Six Alternatives to LinkedIn Questions & Answers

Comments: 5

  • I’m with you, Kent. I like LinkedIn a lot and worry about them trying to be too much like other social networks instead of just continuing to improve on their strengths. I felt like the Q&A section was a strength and wish they had chosen instead to improve it. The Endorsements feature was another odd step, especially for a network which seemed to promote VALUABLE connections, rather than just connecting just to have followers. Some of the other changes they’ve made have been great, and there recent brand page enhancements are hits among the misses. I’m hoping they find a way to reintroduce the Q&A.

    Thanks for showing us all different options!

  • I wish they would not pull the plug on it either. Also, one more option to consider would be the questions option within Facebook… of course, it is not the most effective for all purposes, but it is merely an alternative!

  • LinkedIn actually allows anyone to join 50 groups. You said “for better or for worse…”

    I think it’s “for better.” Joining 50 gives all the people in all those groups the ability to find you, if they’re looking for people in Groups when they use the search function.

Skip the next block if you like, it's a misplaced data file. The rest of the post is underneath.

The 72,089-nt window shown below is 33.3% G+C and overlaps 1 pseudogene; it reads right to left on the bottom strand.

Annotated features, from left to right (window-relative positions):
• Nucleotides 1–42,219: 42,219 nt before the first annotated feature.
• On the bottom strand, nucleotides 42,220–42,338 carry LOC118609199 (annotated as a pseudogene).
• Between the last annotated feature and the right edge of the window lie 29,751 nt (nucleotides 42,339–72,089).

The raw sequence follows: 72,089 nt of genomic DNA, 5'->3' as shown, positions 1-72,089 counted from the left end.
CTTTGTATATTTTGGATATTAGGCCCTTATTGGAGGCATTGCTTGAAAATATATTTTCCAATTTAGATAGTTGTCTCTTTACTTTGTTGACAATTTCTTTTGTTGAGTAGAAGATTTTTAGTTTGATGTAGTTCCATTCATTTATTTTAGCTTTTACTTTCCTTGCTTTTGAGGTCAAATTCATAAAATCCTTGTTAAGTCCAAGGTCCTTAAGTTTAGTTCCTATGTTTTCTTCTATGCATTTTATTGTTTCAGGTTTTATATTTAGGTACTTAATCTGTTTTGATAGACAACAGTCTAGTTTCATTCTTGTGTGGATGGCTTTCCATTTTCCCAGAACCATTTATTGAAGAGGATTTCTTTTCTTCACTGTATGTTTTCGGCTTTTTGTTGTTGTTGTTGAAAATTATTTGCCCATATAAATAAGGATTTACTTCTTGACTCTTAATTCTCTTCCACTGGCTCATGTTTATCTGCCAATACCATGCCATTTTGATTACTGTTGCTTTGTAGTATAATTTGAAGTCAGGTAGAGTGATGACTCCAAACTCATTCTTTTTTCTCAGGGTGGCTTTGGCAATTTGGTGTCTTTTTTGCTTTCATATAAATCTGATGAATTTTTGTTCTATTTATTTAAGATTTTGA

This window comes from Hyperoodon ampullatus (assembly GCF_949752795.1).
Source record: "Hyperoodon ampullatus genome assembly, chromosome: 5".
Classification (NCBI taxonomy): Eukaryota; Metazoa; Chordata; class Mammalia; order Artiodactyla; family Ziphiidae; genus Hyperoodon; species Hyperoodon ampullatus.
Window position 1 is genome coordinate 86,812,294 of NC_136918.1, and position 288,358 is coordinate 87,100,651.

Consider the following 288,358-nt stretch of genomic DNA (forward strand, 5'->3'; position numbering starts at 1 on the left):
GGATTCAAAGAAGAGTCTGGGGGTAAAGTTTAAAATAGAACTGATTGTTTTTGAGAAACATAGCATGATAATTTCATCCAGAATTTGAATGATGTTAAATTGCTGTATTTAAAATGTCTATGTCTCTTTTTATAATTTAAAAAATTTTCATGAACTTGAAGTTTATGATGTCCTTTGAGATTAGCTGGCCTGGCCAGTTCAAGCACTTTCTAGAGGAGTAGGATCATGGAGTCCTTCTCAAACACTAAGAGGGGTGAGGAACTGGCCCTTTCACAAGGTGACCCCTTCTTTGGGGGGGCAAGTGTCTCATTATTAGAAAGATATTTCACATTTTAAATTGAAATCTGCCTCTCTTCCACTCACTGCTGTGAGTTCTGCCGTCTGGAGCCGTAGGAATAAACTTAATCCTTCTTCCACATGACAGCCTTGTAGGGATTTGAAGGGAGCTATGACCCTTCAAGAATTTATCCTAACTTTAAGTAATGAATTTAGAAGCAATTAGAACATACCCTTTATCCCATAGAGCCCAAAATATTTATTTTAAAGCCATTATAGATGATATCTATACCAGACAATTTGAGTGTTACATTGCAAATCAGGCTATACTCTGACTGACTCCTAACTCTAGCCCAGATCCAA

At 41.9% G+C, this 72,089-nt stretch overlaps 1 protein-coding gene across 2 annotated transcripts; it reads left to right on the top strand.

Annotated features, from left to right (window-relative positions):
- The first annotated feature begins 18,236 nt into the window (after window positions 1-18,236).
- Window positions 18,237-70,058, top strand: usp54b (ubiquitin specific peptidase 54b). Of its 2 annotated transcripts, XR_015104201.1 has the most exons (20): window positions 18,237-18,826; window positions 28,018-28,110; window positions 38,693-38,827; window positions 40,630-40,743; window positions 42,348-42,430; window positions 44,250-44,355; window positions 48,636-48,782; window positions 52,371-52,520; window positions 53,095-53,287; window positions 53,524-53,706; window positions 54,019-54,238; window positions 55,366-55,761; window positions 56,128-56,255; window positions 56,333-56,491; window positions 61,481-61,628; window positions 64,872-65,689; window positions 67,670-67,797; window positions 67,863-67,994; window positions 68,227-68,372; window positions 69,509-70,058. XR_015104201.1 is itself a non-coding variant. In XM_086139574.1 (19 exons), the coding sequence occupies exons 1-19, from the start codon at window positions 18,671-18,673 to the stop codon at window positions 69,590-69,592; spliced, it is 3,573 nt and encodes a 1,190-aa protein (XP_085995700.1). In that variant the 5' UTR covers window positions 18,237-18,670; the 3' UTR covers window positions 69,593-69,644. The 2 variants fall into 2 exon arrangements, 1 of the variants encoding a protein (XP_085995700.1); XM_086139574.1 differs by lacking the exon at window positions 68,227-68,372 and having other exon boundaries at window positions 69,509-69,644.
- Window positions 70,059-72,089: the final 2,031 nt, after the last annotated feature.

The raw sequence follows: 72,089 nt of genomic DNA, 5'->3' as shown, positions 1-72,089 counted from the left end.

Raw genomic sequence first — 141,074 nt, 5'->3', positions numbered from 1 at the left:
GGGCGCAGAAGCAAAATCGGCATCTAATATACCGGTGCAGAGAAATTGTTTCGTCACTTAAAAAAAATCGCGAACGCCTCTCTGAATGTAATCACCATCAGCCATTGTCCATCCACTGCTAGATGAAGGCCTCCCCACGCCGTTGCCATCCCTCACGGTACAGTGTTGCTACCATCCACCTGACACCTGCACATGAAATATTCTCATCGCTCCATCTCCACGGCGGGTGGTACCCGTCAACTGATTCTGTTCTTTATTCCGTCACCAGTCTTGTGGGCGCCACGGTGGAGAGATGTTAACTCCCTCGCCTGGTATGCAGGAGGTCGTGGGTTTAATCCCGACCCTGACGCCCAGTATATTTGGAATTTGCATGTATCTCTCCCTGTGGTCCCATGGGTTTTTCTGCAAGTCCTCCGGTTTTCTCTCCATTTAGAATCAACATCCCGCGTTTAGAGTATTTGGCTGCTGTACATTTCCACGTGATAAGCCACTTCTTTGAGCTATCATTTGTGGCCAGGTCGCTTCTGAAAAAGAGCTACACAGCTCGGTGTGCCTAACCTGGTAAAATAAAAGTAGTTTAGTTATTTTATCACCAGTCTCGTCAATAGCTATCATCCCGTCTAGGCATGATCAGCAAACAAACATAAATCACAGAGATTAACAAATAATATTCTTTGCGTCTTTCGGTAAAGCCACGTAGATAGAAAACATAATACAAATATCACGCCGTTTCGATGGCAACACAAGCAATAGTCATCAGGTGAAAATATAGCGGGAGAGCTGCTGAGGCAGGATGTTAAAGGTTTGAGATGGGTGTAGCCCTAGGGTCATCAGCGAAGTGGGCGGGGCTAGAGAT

The other big benefit is that you get to talk to people within those groups (including journalists, bloggers, etc.) even though you are not connected to them. Groups are where the real relationships are being formed.

  • The problem with each of the alternatives you mention is the “typical” LinkedIn member posting a question to the LinkedIn Q&A Forums, especially in the “Using LinkedIn” category actually believes they are posting a question to LinkedIn Customer Service.

    It is unreasonable to assume somebody generally unable to distinguish the LinkedIn Q&A Forums from the LinkedIn Help Center is going to have the knowledge and/or inclination to find and go to a LinkedIn Group or leave the LinkedIn website for a destination like Quora.

    What LinkedIn management has not yet learned is the “product” of LinkedIn is its membership rather than the glorious website design and format, and the most important task for LinkedIn management is to keep the LinkedIn member’s eyeballs on the website by engaging the members in every way possible.

    The “typical” LinkedIn member spends less than seventeen (17) minutes per month visiting the LinkedIn website compared to the four hundred fifty (450) minutes per month spent at the Facebook website by the “typical” Facebook member.

    The cost of providing the LinkedIn Q&A Forums is nil, and should serve, if for no other reason, as a place to engage LinkedIn members, especially those new LinkedIn members much as Microsoft still includes “games” with Windows as a way of getting new users adjusted to handling a mouse.

  • I am sad too, I think it is a mistake and one that will be felt quietly and slowly without any real perception of the loss it has created.

    I asked a question about “Answers” 4 months ago when I felt certain this was coming.

    Unfortunately, LI has refused to invest in and change the forum and consequently the forum lost credibility.

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